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Anguid lizards of the genus Abronia : revisionary notes, descriptions of four new species, a phylogenetic analysis, and key. Bulletin of the AMNH ; no. 216

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dc.contributor.author Campbell, Jonathan A. en_US
dc.contributor.author Frost, Darrel R. en_US
dc.date.accessioned 2005-11-22T22:52:25Z
dc.date.available 2005-11-22T22:52:25Z
dc.date.issued 1993 en_US
dc.identifier.uri http://hdl.handle.net/2246/823
dc.description 121 p. : ill. (some col.), maps ; 26 cm. en_US
dc.description Includes bibliographical references (p. 111-117). en_US
dc.description.abstract "We establish that Abronia vasconcelosii is a junior synonym of A. aurita. Abronia fimbriata is resurrected from the synonymy of A. aurita and shown to be one of the most distinctive species in the genus. Abronia gaiophantasma and A. anzuetoi are described, respectively, from the cloud forest of the western Sierra de las Minas, Department of Baja Verapaz, Guatemala, and the southern (Pacific) slope of the Volcán de Agua, Department of Escuintla, Guatemala. These species had previously been confused with A. aurita and 'A. vasconcelosii,' Respectively. Abronia smithi, a new species from the Pacific versant of Chiapas, Mexico, and A. leurolepis, a new species from the Atlantic versant of Chiapas, Mexico, are described and distinguished from A. ochoterenai, from the Atlantic versant of Chiapas, Mexico, with which they had previously been confused. A more detailed diagnosis of A. matudai, of the Pacific versant of Guatemala and Chiapas, Mexico, is provided. Abronia kalaina is placed in the synonymy of A. fuscolabialis, and specimens previously reported as A. montecristoi from Honduras are shown to be representatives of A. salvadorensis. We address the taxonomic history and provide synonymies and diagnoses for each of the problematical species. The natural history, conservation biology, and phylogeny of Abronia are discussed. The use of intraspecifically variable characters in phylogenetic inference is addressed and alternative approaches to analysis are compared: (1) a reference approach in which only 'fixed' characters are employed (i.e., all transformation series that contain polymorphic cells in the data matrix are excluded); (2) a 'baseline' approach in which polymorphisms are optimized onto the resulting cladograms, but polymorphism is not allowed on interior stems; (3) an 'any instance' approach in which only a priori apomorphies are coded, regardless of frequency; (4) an 'unscaled,' minimum turnover approach in which all character matches count equally a priori and origination of apomorphies is minimized; and (5) a 'scaled' approach in which the transformation diameter from 'fixed' plesiomorphy direct to 'fixed' apomorphy is the same as from 'fixed' plesiomorphy to 'variable' within a terminal taxon to 'fixed' apomorphy. A priori weighting of characters that exhibit no intrapopulational polymorphism over those showing polymorphism is done in order to evaluate the signal inherent in intraspecifically variable characters as well as characterization problems. Successive approximations is evaluated as a means of increasing the signal to noise ratio in data analysis. The technique recommended for incorporating intraspecifically variable morphological characters into a phylogenetic analysis is an unscaled, minimum turnover approach, combined with successive approximations"--P. 4. en_US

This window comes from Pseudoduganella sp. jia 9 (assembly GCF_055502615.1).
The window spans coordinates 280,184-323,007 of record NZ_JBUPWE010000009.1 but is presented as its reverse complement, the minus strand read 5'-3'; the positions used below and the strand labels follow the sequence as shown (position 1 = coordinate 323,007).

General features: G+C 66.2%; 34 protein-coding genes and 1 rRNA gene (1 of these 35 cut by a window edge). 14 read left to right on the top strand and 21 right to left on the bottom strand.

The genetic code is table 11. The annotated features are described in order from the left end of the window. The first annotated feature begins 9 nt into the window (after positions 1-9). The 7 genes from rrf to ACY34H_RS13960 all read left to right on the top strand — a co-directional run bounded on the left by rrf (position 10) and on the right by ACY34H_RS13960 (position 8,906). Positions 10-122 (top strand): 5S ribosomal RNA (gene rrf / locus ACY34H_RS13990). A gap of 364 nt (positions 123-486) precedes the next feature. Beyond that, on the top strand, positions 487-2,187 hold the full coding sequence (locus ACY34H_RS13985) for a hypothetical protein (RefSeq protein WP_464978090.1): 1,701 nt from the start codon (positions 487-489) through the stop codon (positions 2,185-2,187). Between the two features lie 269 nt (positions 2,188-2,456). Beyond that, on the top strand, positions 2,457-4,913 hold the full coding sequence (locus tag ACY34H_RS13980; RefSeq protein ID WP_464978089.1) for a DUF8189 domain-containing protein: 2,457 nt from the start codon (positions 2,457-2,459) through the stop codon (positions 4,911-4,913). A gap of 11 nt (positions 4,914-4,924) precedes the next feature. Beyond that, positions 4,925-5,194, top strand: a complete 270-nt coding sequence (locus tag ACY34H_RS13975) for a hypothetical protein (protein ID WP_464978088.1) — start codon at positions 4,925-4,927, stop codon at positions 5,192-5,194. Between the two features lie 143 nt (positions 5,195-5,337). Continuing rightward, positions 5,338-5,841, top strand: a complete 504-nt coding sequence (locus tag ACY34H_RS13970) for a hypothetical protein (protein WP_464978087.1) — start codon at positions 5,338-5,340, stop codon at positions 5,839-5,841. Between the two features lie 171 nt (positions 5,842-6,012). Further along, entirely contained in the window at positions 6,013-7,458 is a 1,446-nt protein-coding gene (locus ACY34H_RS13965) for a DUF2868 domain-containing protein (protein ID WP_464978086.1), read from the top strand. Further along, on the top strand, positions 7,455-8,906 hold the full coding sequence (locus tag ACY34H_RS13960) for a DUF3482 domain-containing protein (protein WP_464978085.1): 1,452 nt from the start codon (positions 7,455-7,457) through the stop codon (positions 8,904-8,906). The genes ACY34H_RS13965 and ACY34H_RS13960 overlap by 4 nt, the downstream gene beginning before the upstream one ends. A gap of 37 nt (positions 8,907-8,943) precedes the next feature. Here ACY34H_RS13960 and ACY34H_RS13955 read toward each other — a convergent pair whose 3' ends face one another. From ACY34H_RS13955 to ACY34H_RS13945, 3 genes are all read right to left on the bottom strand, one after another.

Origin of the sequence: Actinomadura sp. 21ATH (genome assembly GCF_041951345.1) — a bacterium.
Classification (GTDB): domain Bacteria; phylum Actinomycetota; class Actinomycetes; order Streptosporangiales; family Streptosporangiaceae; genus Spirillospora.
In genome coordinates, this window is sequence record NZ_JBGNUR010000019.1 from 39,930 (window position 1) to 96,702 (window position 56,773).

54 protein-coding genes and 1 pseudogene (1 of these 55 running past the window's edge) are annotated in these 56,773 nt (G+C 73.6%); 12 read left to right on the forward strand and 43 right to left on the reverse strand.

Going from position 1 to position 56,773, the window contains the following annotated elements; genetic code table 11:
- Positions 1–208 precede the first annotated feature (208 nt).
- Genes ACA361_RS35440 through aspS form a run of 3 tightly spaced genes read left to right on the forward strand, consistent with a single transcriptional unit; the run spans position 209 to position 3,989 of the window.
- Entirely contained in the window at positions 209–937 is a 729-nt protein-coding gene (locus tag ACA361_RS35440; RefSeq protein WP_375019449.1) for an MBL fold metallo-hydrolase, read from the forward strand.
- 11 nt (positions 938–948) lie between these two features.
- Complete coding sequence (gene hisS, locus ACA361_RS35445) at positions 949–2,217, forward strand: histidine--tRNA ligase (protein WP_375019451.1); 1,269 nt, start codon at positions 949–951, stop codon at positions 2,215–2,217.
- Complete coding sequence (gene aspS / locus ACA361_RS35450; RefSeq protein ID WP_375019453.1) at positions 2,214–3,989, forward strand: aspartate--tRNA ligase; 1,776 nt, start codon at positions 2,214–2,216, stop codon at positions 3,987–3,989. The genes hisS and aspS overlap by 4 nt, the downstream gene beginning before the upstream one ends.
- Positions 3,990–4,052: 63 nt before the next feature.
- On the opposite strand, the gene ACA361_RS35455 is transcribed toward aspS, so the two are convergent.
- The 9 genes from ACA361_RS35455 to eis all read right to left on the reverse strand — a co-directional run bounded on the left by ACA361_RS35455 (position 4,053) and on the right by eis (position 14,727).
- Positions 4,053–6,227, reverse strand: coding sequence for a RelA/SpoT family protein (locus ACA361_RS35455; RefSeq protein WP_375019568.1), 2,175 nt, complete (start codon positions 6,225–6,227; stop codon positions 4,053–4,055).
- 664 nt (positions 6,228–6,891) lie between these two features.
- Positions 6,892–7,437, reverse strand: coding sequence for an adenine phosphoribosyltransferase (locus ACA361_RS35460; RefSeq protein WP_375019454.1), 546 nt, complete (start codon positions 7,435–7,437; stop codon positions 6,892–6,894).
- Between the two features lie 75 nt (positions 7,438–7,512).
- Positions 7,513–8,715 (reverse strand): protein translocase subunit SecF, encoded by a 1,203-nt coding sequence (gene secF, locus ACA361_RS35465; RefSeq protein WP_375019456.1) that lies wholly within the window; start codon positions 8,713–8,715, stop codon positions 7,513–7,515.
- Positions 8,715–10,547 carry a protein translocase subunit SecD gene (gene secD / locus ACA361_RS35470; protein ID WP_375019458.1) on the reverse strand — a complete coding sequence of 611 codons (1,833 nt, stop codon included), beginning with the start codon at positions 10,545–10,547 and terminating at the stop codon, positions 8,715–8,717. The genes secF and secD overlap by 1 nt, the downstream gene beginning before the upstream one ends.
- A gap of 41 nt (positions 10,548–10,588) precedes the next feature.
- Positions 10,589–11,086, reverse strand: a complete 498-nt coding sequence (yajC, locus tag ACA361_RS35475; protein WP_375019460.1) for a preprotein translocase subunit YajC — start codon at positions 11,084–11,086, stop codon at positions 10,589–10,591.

dc.format.extent 33813691 bytes
dc.format.mimetype application/pdf
dc.language eng en_US
dc.language.iso en_US
dc.publisher [New York] : American Museum of Natural History en_US
dc.relation.ispartofseries Bulletin of the American Museum of Natural History ; no. 216 en_US
dc.subject.lcc QH1 .A4 no.216, 1993 en_US
dc.subject.lcsh Abronia en_US
dc.subject.lcsh Anguidae en_US
dc.subject.lcsh Lizards -- Mexico en_US
dc.subject.lcsh Lizards -- Central America en_US
dc.subject.lcsh Reptiles -- Mexico en_US
dc.subject.lcsh Reptiles -- Central America en_US
dc.title Anguid lizards of the genus Abronia : revisionary notes, descriptions of four new species, a phylogenetic analysis, and key. Bulletin of the AMNH ; no. 216 en_US
dc.type text en_US


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  • Bulletin of the American Museum of Natural History
    The Bulletin, published continuously since 1881, consists of longer monographic volumes in the field of natural sciences relating to zoology, paleontology, and geology. Current numbers are published at irregular intervals. The Bulletin was originally a place to publish short papers, while longer works appeared in the Memoirs. However, in the 1920s, the Memoirs ceased and the Bulletin series began publishing longer papers. A new series, the Novitates , published short papers describing new forms.

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